Degrees of Engagement

Complex graph showing all the aspects of "Health for All". There are 8 traditional physician roles, which are as follows: 1. traditional medical roles, 2. Locally-poor and vulnerable at home, 3. Travel medicine, refugee health, 4. Financial donations, 5. Short-term abroad-NGO, mission, 6. Relief and disaster humanitarian work, 7. Long-term development-NGO university, 8. International organization public. Health for all is also comprised of 7 alternative, expanded roles and work in these areas: 1. Policy work and good governance support, 2. Economic and trade, 3. Human rights and gender equity, 4. Social structures-cultural, spiritual, 5. Individual and community behaviour change, 6. Environmental health, 7. Peace through health.
Reference: Pottie K, Redwood-Campbell L, Rouleau K, Ouellette V, Lemire F. Degrees of engagement: family physicians and global health. Can Fam Physician 2007; 53(11):1853-1857 (Eng), 1866-1870 (Fr)

Case 2 – Earthquake (Revisited)

Family Medicine Fellow

Read the video Transcript

Hello, I am Dr. Christine Sanders, the first Global Health Fellow in Family Medicine in the University of Ottawa. I have often felt torn between my impetus to work abroad and my need to maintain my life at home. I have managed to do both so far by making compromises – signing up for short missions abroad, supporting global health training at home, seeking ongoing mentorship, and maintaining a long term perspective in developing my career in global health. For me, the earthquake in Haiti provides an example of the type of work I need to prepare myself for, but it is not something that I am prepared to take on at this moment in time.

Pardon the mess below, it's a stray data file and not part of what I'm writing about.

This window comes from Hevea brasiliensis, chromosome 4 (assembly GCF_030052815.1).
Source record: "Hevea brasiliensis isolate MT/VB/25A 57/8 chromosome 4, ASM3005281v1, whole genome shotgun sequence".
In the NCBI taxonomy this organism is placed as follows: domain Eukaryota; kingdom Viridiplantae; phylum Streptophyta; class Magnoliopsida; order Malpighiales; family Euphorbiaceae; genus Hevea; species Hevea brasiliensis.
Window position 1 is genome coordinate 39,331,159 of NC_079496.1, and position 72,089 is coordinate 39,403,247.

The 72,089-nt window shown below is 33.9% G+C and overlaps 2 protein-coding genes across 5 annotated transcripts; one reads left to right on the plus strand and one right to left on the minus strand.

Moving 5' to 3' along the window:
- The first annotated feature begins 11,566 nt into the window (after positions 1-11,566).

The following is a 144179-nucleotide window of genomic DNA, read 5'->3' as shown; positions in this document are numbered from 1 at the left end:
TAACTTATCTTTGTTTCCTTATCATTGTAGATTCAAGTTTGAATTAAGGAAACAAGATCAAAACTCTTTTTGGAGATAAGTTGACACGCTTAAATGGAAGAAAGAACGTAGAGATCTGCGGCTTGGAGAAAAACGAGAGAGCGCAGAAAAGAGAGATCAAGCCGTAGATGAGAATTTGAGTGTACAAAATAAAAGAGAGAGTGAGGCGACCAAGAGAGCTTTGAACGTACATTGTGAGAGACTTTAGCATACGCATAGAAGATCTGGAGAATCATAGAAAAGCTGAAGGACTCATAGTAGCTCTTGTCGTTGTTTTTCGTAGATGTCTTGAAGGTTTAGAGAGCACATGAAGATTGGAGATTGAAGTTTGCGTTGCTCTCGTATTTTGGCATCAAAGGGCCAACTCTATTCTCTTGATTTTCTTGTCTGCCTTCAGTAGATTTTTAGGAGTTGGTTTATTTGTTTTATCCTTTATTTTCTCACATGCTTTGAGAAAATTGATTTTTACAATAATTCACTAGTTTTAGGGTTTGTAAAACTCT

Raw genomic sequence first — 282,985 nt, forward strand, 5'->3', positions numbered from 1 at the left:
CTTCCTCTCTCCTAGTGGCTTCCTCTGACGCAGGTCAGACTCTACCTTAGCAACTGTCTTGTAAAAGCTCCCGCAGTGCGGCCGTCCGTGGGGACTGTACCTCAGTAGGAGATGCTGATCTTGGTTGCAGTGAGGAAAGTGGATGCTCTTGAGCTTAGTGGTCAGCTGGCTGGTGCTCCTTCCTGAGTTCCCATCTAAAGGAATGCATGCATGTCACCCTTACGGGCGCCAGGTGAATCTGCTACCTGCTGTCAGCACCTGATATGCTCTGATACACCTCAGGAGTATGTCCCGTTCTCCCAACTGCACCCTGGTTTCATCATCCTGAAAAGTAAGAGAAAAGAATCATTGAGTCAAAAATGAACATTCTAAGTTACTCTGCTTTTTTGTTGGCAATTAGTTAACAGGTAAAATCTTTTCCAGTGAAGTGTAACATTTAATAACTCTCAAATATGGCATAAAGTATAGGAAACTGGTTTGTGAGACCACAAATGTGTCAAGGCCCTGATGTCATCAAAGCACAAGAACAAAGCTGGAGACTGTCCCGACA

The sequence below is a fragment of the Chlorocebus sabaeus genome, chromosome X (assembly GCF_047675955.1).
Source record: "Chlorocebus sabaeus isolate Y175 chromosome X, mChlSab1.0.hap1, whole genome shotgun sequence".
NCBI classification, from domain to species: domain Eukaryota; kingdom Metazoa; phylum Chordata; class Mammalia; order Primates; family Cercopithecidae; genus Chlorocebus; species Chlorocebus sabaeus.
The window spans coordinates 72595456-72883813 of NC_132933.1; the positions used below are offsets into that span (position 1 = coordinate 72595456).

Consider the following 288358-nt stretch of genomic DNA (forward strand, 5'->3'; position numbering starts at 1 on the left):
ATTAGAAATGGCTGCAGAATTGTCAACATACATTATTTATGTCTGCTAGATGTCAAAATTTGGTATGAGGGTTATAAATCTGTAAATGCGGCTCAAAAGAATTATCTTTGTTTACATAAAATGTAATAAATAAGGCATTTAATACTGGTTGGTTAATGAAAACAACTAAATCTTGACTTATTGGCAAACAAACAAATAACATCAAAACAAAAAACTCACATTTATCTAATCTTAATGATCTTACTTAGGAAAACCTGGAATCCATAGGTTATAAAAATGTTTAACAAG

Duration: 37 seconds

Nurse Practitioner

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Hi, my name is Heather Thomson and I am a nurse practitioner who has worked in refugee shelters in Canada with refugees overseas with MSF. Working with vulnerable populations and international organizations is a true privilege, but it is not always easy to maintain a positive perspective in the face of the many injustices I see in my travels. What helps me to readjust to life in Canada is taking the time to look after myself when I return, seeking opportunities to work with vulnerable persons at home, and maintaining a network of friends with who are committed to social justice.

Duration: 33 seconds

Health Advocate

Read the video Transcript

Hello, I am Jeff Turnbull an inner city health internal medicine physician, president of the Canadian Medical Association, and a health advocate. Finding a balance in life has allowed me to pursue a career dedicated to social justice. This balance for me has included working with homeless persons, mentoring students, helping build health systems in Bangladesh, and caring for the animals on my farm outside of Ottawa. I encourage each of you to seek a balance in your lives and to pursue your passions.

Duration: 38 seconds

Health Advocate – Role Models

The cover of the book "An Imperferc Offering".

  • James Orbinski is a Canadian physician who accepted the Nobel Peace Prize on behalf of Medecins Sans Frontières in 1999.
  • He is also known for the film Triage: a humanitarian dilemma, in which he explores the moral nuances that all health workers face in desperate situations, in his case during the Rwandan genocide.